A program from the London School of Hygiene and Tropical Medicine that provided positive feedback via phone service aided hundreds
Smokers trying to quit who took part in in a text messaging program called txt2stop more than doubled their chance of kicking the habit. Some smokers said that the text messages were like having an angel on their shoulder.
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Fully 10.7 percent of smokers who received the text messages succeeded at quitting smoking, compared to 4.9 percent of smokers who received only generic text messages. Quitting was defined as six months of not smoking, with no more than five cigarettes smoked during this period. This was biochemically verified.
The study started with 5,800 smokers, age 16 or older, who were willing to make an attempt to quit smoking within the next month. Half received supportive and encouraging text messages designed to help them stay tobacco-free, five messages a day for the first five weeks and then three messages a week for the next 26 weeks. The other half received text messages every 14 days thanking them for taking part in the study.
Messages covered a wide range of topics. Their goal was to provide positive feedback that would help smokers persevere in their attempt to quit. Some emphasized the benefits of quitting, while others offered specific advice on how to quit. They advised participants to get get rid of cigarettes, ashtrays and lighters and to avoid environments where they would normally smoke. Many encouraged participants to focus on their successes in quitting, not the failures. Others encouraged them to identify the challenges of quitting and make plans to overcome these challenges.
The program, from the London School of Hygiene and Tropical Medicine, was also personalized. For example, smokers who had expressed concern about weight gain while quitting would receive more messages on weight control, exercise tips, and recipes. There were 186 different core text messages and 713 different personalized ones.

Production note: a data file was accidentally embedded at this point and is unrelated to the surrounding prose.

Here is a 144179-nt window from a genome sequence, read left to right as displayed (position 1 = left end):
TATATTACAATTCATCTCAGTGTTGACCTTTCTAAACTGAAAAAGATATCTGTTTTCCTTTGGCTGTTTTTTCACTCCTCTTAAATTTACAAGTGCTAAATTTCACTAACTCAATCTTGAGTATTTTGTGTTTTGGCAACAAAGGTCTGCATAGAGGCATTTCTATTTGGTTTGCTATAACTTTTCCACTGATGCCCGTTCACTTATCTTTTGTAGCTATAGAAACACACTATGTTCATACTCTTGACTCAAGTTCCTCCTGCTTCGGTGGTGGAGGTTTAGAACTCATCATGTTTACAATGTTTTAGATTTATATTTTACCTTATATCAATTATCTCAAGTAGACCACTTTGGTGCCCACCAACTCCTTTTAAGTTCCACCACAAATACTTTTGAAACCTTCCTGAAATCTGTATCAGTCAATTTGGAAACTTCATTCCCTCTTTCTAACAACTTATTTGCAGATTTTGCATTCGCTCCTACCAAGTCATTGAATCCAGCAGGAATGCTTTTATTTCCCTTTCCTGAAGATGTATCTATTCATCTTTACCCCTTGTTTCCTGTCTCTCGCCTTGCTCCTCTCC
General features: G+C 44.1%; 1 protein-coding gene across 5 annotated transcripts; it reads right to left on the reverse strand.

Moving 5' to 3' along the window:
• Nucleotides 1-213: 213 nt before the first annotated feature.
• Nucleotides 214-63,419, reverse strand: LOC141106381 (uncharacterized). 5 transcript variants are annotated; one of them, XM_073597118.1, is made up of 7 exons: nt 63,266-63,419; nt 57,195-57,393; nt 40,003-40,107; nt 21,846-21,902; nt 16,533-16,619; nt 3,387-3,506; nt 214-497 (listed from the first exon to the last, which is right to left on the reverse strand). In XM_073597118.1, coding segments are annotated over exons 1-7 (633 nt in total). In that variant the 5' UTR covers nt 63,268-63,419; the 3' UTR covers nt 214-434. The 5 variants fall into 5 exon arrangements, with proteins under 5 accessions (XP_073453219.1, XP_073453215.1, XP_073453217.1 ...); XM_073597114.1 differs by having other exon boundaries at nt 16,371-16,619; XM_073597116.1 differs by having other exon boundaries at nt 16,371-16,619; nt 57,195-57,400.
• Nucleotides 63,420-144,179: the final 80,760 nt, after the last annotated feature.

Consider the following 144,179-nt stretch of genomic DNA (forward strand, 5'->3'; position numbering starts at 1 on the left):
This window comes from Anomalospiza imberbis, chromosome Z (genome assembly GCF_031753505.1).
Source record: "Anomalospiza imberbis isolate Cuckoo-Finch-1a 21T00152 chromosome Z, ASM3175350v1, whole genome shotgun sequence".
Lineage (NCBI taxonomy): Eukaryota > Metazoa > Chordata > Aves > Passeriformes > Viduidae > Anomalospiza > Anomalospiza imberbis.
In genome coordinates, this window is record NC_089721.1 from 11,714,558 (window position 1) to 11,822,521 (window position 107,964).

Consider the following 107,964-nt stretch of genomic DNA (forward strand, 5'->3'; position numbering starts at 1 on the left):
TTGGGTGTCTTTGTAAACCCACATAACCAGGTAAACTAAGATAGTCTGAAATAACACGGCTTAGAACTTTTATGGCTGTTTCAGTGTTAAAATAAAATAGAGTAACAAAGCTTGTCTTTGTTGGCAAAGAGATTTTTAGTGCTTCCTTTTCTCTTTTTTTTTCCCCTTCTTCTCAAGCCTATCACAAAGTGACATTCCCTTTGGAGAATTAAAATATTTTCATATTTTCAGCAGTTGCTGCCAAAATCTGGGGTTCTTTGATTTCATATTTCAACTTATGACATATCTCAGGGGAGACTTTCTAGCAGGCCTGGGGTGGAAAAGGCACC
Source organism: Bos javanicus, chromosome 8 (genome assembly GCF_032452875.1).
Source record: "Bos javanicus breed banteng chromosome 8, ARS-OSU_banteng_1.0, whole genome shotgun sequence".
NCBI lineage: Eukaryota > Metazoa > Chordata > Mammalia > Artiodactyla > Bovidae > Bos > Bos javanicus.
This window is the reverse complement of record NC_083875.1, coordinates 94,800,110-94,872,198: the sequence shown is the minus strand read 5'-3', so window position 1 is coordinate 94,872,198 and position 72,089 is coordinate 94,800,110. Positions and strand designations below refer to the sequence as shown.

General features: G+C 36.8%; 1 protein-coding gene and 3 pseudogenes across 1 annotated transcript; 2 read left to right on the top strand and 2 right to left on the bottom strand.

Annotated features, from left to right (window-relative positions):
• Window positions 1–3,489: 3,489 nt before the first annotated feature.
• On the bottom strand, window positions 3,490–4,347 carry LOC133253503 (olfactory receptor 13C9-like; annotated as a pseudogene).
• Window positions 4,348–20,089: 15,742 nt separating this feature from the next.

Participants in the study were able to receive additional messages during their most stressful moments. By texting "crave," they would receive an instant message on how to deal with cravings. One text message reminded them that cravings usually last five minutes or less and suggested that they slowly sip a drink until their cravings passed. By texting "lapse" after they had succumbed to the lure of smoking, they would receive a message encouraging them not to give up and to continue with their attempt to quit.
Smokers could also request the mobile phone number of another trial participant, so they could text each other for support. And they were allowed to use other smoking cessation support or services if they chose to. About half of all participants did so.
At the end of the study, 542 participants reported six months continuous smoking abstinence. This was biochemically verified either by testing for the tobacco metabolite cotinine in their saliva or by carbon monoxide testing of their blood.
Cotinine is short-lived within the body, with a half-life of only 20 hours, and can only be detected for a few days after the use of tobacco. So the verification was not perfect, only being able to show if a participant had smoked within the last few days. But it was better than simply taking the participants' word that they had quit smoking; about 25 percent of those who reported six months abstinence from smoking failed the biochemical verification. They were classed as unsuccessful at their attempt to quit.
The study offers evidence that a well-designed text messaging program can be extremely helpful to people willing to embark on the difficult task of quitting smoking.
An article on the study appears the Lancet.
This article originally appeared on TheDoctorWillSeeYouNow.com, an Atlantic partner site.